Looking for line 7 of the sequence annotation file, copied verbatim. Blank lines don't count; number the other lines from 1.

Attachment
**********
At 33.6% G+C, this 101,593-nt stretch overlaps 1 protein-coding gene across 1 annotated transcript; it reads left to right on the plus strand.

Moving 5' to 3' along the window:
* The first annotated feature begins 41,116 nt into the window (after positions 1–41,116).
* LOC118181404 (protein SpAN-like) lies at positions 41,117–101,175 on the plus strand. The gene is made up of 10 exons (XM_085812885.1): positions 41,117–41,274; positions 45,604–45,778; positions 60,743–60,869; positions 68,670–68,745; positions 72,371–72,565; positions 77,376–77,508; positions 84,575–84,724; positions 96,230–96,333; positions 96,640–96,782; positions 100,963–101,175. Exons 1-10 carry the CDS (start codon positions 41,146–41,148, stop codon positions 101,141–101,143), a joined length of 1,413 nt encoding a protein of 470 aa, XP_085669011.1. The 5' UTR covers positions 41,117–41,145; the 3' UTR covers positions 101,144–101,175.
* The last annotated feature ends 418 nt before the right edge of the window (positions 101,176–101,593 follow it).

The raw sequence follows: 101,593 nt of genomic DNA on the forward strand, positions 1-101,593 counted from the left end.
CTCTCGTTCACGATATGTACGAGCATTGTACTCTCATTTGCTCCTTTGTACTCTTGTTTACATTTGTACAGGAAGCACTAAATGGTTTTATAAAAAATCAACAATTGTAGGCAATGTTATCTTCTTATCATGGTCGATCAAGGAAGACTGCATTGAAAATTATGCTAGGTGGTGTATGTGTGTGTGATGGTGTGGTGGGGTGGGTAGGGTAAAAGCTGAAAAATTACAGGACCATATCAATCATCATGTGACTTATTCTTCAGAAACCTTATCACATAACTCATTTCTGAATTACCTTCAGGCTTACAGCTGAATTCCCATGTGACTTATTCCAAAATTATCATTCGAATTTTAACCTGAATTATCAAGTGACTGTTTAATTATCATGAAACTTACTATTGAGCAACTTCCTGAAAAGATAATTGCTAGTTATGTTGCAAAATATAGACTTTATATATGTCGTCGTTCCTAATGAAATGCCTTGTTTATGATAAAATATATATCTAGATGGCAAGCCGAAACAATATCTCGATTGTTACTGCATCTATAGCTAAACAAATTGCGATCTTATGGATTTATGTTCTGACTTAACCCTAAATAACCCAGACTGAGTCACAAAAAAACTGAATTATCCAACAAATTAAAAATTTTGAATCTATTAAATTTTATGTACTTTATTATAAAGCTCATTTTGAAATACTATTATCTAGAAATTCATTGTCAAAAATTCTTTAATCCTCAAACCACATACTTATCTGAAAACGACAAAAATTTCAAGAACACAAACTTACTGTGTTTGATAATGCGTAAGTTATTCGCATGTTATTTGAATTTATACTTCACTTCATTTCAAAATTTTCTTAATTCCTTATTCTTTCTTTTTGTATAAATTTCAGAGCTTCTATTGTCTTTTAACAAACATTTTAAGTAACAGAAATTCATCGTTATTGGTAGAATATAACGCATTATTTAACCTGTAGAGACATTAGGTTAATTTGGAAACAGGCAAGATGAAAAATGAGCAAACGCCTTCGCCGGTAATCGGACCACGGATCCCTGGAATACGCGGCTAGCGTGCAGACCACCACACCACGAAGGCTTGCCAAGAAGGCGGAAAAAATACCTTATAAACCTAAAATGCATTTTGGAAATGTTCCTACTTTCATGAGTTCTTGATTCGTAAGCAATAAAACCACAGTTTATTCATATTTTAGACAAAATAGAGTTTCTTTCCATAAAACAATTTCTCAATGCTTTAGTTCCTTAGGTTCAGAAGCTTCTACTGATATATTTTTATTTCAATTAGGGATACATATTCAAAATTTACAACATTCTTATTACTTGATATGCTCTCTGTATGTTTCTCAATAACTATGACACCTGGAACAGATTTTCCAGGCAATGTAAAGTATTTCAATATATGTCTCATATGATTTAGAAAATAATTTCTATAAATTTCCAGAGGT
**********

CTCTCGTTCACGATATGTACGAGCATTGTACTCTCATTTGCTCCTTTGTACTCTTGTTTACATTTGTACAGGAAGCACTAAATGGTTTTATAAAAAATCAACAATTGTAGGCAATGTTATCTTCTTATCATGGTCGATCAAGGAAGACTGCATTGAAAATTATGCTAGGTGGTGTATGTGTGTGTGATGGTGTGGTGGGGTGGGTAGGGTAAAAGCTGAAAAATTACAGGACCATATCAATCATCATGTGACTTATTCTTCAGAAACCTTATCACATAACTCATTTCTGAATTACCTTCAGGCTTACAGCTGAATTCCCATGTGACTTATTCCAAAATTATCATTCGAATTTTAACCTGAATTATCAAGTGACTGTTTAATTATCATGAAACTTACTATTGAGCAACTTCCTGAAAAGATAATTGCTAGTTATGTTGCAAAATATAGACTTTATATATGTCGTCGTTCCTAATGAAATGCCTTGTTTATGATAAAATATATATCTAGATGGCAAGCCGAAACAATATCTCGATTGTTACTGCATCTATAGCTAAACAAATTGCGATCTTATGGATTTATGTTCTGACTTAACCCTAAATAACCCAGACTGAGTCACAAAAAAACTGAATTATCCAACAAATTAAAAATTTTGAATCTATTAAATTTTATGTACTTTATTATAAAGCTCATTTTGAAATACTATTATCTAGAAATTCATTGTCAAAAATTCTTTAATCCTCAAACCACATACTTATCTGAAAACGACAAAAATTTCAAGAACACAAACTTACTGTGTTTGATAATGCGTAAGTTATTCGCATGTTATTTGAATTTATACTTCACTTCATTTCAAAATTTTCTTAATTCCTTATTCTTTCTTTTTGTATAAATTTCAGAGCTTCTATTGTCTTTTAACAAACATTTTAAGTAACAGAAATTCATCGTTATTGGTAGAATATAACGCATTATTTAACCTGTAGAGACATTAGGTTAATTTGGAAACAGGCAAGATGAAAAATGAGCAAACGCCTTCGCCGGTAATCGGACCACGGATCCCTGGAATACGCGGCTAGCGTGCAGACCACCACACCACGAAGGCTTGCCAAGAAGGCGGAAAAAATACCTTATAAACCTAAAATGCATTTTGGAAATGTTCCTACTTTCATGAGTTCTTGATTCGTAAGCAATAAAACCACAGTTTATTCATATTTTAGACAAAATAGAGTTTCTTTCCATAAAACAATTTCTCAATGCTTTAGTTCCTTAGGTTCAGAAGCTTCTACTGATATATTTTTATTTCAATTAGGGATACATATTCAAAATTTACAACATTCTTATTACTTGATATGCTCTCTGTATGTTTCTCAATAACTATGACACCTGGAACAGATTTTCCAGGCAATGTAAAGTATTTCAATATATGTCTCATATGATTTAGAAAATAATTTCTATAAATTTCCAGAGGT